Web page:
CHICAGO — President-elect Barack Obama has asked Rep. Rahm Emanuel, D-Ill., a member of the House of Representatives leadership team and a former Clinton White House adviser, to be his White House chief of staff, aides on Capitol Hill and other Democratic insiders said Wednesday, as Obama quickly began the transition into office.
Neither Emanuel's staff nor Obama's would confirm the offer. Three Democratic insiders who are familiar with the offer — each speaking on the condition that they not be identified because they weren't authorized by the Obama team or by Emanuel to discuss the developments — said that while Emanuel was seriously considering the job, it was their understanding as of late Wednesday afternoon that he hadn't yet accepted it.
Obama's appointments of secretaries of the treasury and defense, national security adviser and other posts are anticipated soon, perhaps by the end of this week, but none was announced Wednesday.
Possible secretary of state picks include Sen. John Kerry, D-Mass., retiring Sen. Chuck Hagel, R-Neb., and Democratic New Mexico Gov. Bill Richardson.
At the Pentagon, there's been discussion about Defense Secretary Robert Gates staying on for some months, although it's unclear whether he's willing to do so. Former Navy Secretary Richard Danzig, a top Obama adviser, also has been mentioned for defense chief.
A possible pick for White House national security adviser is James Steinberg, who was President Clinton's deputy national security adviser.
The day after his historic election, Obama didn't brief reporters, instead huddling privately with advisers and speaking via teleconference to thank his campaign staffers across the country, according to a spokeswoman, Jen Psaki. Those remarks weren't made public.
Obama advisers also formally announced some details of the Obama-Biden Transition Project. It's being organized as a 501(c)(4) group, headquartered in a large government office space in downtown Washington, although Obama is expected to name appointees in Chicago in the coming days and weeks.
The transition is being overseen by three people: John Podesta, a former chief of staff to Clinton and the president of the Center for American Progress, a liberal policy-research center in Washington; Valerie Jarrett of Chicago, an Obama friend and campaign adviser; and Pete Rouse, Obama's Senate chief of staff. The transition team also announced a 12-member advisory board.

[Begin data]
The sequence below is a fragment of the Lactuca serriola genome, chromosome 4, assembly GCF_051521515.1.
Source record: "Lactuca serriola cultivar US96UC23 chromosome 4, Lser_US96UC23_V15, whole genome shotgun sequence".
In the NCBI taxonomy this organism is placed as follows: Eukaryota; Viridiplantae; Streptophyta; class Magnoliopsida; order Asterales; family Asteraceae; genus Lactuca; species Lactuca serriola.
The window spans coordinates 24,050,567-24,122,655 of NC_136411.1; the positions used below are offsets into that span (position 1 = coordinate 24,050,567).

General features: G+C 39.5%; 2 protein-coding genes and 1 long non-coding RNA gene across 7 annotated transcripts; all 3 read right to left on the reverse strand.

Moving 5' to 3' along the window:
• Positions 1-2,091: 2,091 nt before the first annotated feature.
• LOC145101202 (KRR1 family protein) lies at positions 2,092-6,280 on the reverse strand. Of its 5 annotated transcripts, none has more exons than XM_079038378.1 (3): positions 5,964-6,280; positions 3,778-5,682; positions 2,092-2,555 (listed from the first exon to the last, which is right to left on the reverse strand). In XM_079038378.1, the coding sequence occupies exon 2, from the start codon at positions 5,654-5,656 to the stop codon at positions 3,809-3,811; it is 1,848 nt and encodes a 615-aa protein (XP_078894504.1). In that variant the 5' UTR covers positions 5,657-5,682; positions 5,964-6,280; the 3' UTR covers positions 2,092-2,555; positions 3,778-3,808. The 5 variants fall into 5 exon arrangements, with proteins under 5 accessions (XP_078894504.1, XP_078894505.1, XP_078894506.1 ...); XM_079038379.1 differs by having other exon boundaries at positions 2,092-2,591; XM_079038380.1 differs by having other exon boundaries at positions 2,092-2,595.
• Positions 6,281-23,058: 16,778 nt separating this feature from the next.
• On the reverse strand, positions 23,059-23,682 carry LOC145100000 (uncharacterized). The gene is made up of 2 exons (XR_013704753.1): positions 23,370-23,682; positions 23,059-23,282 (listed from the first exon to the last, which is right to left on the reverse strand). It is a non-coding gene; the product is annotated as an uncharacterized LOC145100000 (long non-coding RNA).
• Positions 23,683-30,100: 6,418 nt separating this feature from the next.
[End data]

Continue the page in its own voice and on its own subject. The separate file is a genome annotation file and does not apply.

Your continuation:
President Bush made a morning statement in the White House Rose Garden congratulating Obama on his victory and pledging that "he can count on complete cooperation from my administration as he makes the transition to the White House."
As the fourth-ranking Democrat in the Democratic-controlled House, Emanuel was weighing whether to scrap a potential path to the House speakership against service to the country on behalf of the first black president. They both call Chicago home.
A respected political tactician with a reputation for ruthlessness, Emanuel could offer Obama, a relative Washington newcomer, an insider's knowledge of the levers of power. As a highly partisan and often abrasive figure, however, Emanuel also could detract symbolically from Obama's promise to move beyond partisanship and unite Democrats and Republicans.
In addition to advising Clinton, Emanuel, who was first elected to Congress in 2002, previously worked for Illinois Public Action, a consumer rights group; Paul Simon's Senate campaign; Chicago Mayor Richard Daley; and as the managing director of an investment bank. He led the Democratic Congressional Campaign Committee in 2006, when Democrats gained control of the House.
(David Lightman and Warren P. Strobel in Washington contributed to this report.)
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